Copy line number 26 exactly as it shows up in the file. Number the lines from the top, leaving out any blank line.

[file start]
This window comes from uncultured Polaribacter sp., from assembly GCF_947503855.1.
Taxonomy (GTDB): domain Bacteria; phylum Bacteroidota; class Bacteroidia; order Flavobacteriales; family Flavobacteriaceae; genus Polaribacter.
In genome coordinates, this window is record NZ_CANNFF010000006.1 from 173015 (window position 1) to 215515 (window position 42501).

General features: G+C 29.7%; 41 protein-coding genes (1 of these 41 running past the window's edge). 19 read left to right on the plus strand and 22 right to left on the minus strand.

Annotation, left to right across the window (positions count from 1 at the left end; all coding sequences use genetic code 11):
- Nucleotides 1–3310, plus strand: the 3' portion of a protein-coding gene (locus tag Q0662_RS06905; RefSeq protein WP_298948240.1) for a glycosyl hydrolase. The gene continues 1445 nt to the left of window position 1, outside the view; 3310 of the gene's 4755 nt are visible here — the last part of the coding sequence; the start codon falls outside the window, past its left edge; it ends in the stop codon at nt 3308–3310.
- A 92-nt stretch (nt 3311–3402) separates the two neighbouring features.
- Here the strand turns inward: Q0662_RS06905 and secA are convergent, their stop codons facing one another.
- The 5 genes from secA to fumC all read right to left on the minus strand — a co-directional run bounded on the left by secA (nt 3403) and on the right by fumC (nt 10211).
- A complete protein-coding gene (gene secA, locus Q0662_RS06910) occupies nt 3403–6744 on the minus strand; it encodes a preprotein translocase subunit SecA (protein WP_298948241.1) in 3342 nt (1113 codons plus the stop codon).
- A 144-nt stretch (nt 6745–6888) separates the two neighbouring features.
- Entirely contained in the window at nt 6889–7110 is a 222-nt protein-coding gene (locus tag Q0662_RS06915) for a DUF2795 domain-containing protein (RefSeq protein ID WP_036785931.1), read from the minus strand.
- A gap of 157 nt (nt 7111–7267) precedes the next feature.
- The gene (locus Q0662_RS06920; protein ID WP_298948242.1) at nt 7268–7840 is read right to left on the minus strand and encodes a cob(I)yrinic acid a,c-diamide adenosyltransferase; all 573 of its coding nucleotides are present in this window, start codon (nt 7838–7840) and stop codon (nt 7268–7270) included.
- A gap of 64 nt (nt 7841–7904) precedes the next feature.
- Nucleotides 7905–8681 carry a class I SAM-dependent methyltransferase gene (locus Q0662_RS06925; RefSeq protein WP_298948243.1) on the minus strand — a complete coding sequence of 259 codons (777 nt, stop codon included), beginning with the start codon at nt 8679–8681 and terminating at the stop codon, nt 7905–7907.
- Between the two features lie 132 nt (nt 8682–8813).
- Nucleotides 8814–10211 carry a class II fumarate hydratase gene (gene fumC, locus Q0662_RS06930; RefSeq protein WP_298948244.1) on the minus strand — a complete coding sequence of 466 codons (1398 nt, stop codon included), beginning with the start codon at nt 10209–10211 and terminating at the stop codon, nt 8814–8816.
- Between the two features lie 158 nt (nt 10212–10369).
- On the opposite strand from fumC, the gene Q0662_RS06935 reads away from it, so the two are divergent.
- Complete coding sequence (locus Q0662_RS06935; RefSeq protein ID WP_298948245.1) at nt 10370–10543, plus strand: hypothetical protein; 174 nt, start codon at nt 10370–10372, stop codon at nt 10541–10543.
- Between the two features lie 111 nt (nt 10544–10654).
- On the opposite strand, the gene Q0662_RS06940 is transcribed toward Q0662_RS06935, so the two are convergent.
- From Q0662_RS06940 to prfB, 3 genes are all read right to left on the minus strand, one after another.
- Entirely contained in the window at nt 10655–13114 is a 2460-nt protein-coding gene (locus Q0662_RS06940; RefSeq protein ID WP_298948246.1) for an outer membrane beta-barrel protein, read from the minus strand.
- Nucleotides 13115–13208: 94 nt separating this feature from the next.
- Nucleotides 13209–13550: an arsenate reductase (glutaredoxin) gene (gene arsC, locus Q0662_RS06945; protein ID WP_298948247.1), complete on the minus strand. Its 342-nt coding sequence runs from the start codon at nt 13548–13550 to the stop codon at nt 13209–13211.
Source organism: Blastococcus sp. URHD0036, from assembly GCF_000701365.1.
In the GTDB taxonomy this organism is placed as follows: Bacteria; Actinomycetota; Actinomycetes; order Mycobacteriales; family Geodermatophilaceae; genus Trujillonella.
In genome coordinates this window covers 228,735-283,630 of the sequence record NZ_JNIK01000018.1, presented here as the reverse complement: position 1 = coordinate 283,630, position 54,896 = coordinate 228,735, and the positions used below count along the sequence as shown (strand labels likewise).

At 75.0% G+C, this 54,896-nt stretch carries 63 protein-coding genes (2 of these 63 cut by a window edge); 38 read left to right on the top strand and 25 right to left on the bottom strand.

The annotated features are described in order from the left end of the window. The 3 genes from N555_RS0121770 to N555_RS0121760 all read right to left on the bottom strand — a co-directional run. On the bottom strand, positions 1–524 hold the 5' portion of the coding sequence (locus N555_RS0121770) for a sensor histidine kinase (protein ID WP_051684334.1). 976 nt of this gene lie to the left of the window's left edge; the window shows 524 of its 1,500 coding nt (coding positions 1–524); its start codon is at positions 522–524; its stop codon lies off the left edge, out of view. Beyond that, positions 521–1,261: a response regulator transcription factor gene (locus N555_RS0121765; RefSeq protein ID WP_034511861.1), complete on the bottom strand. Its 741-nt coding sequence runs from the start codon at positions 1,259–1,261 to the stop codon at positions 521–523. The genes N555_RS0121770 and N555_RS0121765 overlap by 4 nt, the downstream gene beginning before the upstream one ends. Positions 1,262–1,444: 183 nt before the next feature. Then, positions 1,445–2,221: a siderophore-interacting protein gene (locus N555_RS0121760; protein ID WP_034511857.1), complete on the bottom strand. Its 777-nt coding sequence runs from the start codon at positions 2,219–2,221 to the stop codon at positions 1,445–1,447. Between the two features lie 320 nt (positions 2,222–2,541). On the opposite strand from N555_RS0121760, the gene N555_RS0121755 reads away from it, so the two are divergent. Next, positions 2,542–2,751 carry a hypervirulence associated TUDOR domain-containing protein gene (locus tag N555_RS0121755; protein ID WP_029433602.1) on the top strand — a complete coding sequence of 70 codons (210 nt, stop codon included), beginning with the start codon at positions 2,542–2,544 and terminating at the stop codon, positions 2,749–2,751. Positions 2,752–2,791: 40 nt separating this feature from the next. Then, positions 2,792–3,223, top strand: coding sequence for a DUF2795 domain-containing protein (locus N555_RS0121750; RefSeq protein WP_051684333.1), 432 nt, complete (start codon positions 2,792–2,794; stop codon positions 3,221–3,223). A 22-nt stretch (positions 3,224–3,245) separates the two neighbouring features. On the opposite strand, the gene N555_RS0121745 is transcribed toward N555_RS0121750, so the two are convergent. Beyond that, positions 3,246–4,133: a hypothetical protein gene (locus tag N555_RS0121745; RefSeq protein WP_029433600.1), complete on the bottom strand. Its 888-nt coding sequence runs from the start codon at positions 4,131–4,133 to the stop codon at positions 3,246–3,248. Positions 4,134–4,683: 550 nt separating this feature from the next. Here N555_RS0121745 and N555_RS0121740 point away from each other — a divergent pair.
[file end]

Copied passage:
- Nucleotides 13115–13208: 94 nt separating this feature from the next.